720 Applicants at the SC Received Free Legal Aid in 2020
In 2020, 720 litigants were granted free legal aid and 572 cases were filed through the SCLSC.
The Supreme Court Legal Services Committee (SCLSC) was established in 1996 to provide free and competent legal services to litigants. Like the National Legal Services Authority, it aims to serve the weaker sections of society, but restricts itself to cases at the Supreme Court (SC).
The SCLSC, constituted under Section 3A of the Legal Services Authority Act, 1987 (the Act), is headed by a sitting Judge of the Supreme Court (currently, Justice A.M. Khanwilkar). It consists of nine other members, including advocates and Union government ministers, nominated by the Chief Justice of India. Currently, the SCSLC consists of four ex-officio members, including the Attorney General of India and the Secretary General of the Supreme Court and five other members.
As per Section 12 of the Act, the Committee provides free legal aid to economically disadvantaged litigants, women, children, persons with disabilities, members of the SC/ST communities and workmen involved in industrial disputes.
The SCSLC’s Screening Committee scrutinises applications for legal aid. It rejects applications if it considers the applicant unqualified for legal aid as per Section 12 or the matter is unfit for filing before the Court. Advocates volunteer to serve on the SCLSC’s roll and are assigned cases accepted by the Screening Committee. All matters receiving legal aid are filed through the SCLSC.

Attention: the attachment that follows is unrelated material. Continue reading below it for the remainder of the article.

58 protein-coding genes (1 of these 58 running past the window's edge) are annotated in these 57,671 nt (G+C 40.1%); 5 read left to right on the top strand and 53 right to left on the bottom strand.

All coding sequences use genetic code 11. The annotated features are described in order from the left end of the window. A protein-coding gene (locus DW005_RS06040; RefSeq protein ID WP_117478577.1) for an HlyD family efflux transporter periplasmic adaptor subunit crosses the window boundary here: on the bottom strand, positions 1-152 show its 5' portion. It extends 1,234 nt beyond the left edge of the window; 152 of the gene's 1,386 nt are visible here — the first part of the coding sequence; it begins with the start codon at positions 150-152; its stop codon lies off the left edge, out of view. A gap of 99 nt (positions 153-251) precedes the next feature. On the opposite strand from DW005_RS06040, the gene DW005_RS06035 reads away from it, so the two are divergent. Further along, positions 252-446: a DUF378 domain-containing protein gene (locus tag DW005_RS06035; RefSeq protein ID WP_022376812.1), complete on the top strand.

Figure 1 depicts the total number of applications received, accepted and rejected by the SCLSC. In 2020, the Supreme Court received a total of 1,907 new applications for legal aid. No applications were received in the month of April as the SCLSC offices were closed from March 23rd 2019 to May 3rd 2019 due to the COVID-19 pandemic.
The SCSLC served 720 of the 1907 new applicants in 2020. On the other hand, 1,269 applications were rejected in 2020. The sum of the total applications accepted and rejected gives 1,989—82 applications in excess of the total applications received in the same year. This suggests that the available data includes arrears from previous year(s).
Figure 2 depicts the distribution of cases filed and disposed in 2020. A total of 572 cases were filed in 2020 while 367 cases were disposed of in the same year. This also suggests that an unknown proportion of the cases filed in this period are yet to be disposed of. It must be remembered that not all cases filed in a year are disposed (seen to their end) in the same year.
25,897 cases were instituted in 2020—cases filed through the SCLSC account for 2.21% of the total cases filed in the year. 20,670 cases were disposed of in 2020—1.76% of the total cases disposed of in the year were matters represented through the SCLSC.
While the COVID-19 pandemic had a detrimental impact on the functioning of the Court, 51 advocates and 37 Senior Advocates are empaneled in the SCLSC—suggesting that a sufficient number of advocates are available to represent legal aid matters.